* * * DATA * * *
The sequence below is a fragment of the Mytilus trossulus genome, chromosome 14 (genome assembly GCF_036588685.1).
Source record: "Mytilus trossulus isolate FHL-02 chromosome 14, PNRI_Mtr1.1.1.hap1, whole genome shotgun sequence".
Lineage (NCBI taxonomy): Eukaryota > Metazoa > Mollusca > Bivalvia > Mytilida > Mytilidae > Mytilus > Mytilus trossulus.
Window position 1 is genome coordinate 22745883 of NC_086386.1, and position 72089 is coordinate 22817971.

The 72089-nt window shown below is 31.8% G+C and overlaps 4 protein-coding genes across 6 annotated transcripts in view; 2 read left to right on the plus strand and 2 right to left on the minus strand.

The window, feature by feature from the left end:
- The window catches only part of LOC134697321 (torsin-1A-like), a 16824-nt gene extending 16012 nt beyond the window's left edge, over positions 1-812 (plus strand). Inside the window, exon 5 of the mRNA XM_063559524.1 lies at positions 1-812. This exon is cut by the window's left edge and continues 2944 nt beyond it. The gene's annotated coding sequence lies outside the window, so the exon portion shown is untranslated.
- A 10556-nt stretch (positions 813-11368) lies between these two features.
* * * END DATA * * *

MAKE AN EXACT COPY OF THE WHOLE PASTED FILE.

The sequence below is a fragment of the Mytilus trossulus genome, chromosome 14 (genome assembly GCF_036588685.1).
Source record: "Mytilus trossulus isolate FHL-02 chromosome 14, PNRI_Mtr1.1.1.hap1, whole genome shotgun sequence".
Lineage (NCBI taxonomy): Eukaryota > Metazoa > Mollusca > Bivalvia > Mytilida > Mytilidae > Mytilus > Mytilus trossulus.
Window position 1 is genome coordinate 22745883 of NC_086386.1, and position 72089 is coordinate 22817971.

The 72089-nt window shown below is 31.8% G+C and overlaps 4 protein-coding genes across 6 annotated transcripts in view; 2 read left to right on the plus strand and 2 right to left on the minus strand.

The window, feature by feature from the left end:
- The window catches only part of LOC134697321 (torsin-1A-like), a 16824-nt gene extending 16012 nt beyond the window's left edge, over positions 1-812 (plus strand). Inside the window, exon 5 of the mRNA XM_063559524.1 lies at positions 1-812. This exon is cut by the window's left edge and continues 2944 nt beyond it. The gene's annotated coding sequence lies outside the window, so the exon portion shown is untranslated.
- A 10556-nt stretch (positions 813-11368) lies between these two features.